No doubt, working at a quickie mart isn’t the most enjoyable job, especially if you work the graveyard shift. However, both were affable, and eager to help me overcome my indecisiveness about the best “snack” to purchase. After deliberating, and enjoying the lighthearted banter, I settled on Tic Tac mints.
The exchange was so amusing, the next evening we returned, hoping to find the same clerks. This time, there were two men who were equally pleasant, but lacked the joie de vivre of the women.
One of the reasons for our visiting Bullhead City was to check on several rentals overseen by Rich’s step-father, who’d been hospitalized since September. There’d been several issues with one of the renters – a woman and her two young daughter – so we prepared for a confrontation. Instead, we arrived to find them in the midst of moving out.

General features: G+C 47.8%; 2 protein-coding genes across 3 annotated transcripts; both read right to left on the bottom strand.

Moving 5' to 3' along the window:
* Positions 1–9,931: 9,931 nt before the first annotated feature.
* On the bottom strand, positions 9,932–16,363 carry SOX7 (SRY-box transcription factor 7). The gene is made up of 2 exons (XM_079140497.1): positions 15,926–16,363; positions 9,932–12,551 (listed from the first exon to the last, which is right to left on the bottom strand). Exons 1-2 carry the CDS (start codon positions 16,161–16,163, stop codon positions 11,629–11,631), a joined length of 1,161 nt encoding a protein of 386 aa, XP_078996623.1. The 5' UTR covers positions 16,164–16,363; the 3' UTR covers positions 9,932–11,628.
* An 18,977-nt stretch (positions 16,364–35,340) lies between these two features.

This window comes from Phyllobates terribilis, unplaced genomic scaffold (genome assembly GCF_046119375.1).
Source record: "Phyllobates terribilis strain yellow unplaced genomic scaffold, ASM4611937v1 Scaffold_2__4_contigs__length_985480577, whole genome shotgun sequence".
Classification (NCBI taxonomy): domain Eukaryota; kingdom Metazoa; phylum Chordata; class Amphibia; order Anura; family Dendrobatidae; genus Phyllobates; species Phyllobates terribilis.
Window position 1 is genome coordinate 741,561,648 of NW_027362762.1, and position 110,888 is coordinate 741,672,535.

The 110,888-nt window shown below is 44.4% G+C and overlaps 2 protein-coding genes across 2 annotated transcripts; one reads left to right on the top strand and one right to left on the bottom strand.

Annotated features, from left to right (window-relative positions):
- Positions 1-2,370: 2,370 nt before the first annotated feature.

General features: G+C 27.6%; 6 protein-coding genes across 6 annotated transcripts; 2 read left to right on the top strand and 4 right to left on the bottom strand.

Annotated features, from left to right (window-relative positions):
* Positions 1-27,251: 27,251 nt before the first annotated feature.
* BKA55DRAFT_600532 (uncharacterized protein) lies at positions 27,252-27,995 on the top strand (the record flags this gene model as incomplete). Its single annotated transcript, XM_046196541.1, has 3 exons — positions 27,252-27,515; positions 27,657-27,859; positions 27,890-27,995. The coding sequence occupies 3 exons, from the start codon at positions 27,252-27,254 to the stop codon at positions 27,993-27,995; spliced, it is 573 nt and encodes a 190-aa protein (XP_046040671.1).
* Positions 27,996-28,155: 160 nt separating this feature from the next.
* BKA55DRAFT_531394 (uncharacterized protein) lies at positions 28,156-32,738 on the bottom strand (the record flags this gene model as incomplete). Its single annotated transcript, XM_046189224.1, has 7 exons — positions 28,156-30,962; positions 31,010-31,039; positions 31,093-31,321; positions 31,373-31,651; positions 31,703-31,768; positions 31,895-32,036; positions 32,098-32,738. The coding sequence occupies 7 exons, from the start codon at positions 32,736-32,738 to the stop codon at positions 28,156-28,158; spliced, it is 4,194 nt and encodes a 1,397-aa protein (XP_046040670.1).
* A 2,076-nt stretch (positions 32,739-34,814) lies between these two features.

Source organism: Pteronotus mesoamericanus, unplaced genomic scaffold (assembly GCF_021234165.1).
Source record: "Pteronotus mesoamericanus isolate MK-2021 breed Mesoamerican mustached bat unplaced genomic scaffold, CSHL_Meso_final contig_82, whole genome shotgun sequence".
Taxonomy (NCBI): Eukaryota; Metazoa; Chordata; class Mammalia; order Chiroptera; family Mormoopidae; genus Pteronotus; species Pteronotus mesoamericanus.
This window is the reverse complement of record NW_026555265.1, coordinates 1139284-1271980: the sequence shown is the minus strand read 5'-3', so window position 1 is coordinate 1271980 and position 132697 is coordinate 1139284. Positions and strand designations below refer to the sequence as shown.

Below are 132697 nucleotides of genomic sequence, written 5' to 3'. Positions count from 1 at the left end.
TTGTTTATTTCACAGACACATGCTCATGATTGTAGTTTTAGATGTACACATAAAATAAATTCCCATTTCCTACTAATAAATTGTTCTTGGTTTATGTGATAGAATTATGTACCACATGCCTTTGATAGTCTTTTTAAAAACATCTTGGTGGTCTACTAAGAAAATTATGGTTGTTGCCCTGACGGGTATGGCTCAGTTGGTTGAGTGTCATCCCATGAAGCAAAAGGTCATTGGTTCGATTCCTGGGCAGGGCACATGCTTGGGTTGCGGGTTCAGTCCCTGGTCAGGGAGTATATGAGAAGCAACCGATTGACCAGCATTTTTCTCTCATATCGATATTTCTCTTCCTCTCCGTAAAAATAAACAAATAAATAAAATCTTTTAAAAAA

The woman overseeing the move was a relative, dressed in a tank top with crude tattoos on her arms and chest, cigarette dangling from her yellowed fingers, and hair in a scraggly ponytail, emphasizing the blemishes and wrinkles on her face. Her looks, however, were deceptive.
She was courteous, conscientious, and cooperative, working with Rich to identify issues with the rental (a double-wide mobile homes that’d seen better days), and discuss what needed to be done to lockup the property to prevent vandalism.
In the property next door – also a rental owned by my father-in-law – lived a woman and her mother. They had six small dogs, four cats, and several cages of birds in their single-wide mobile home. While they obviously had way too many pets, it was hard to overlook their soft heartedness. They no doubt had to stretch their meager welfare and social security payments to provide for their furred and feathered companions.
Difference between Happiness and Meaning
Viktor Frankl, a prominent Jewish psychiatrist and neurologist in Vienna, who wrote the bestselling book, Man’s Search for Meaning, which details his experience in Auschwitz and other concentration camps, champions the difference between those who lived and those who died while imprisoned hinged on whether they had “meaning.”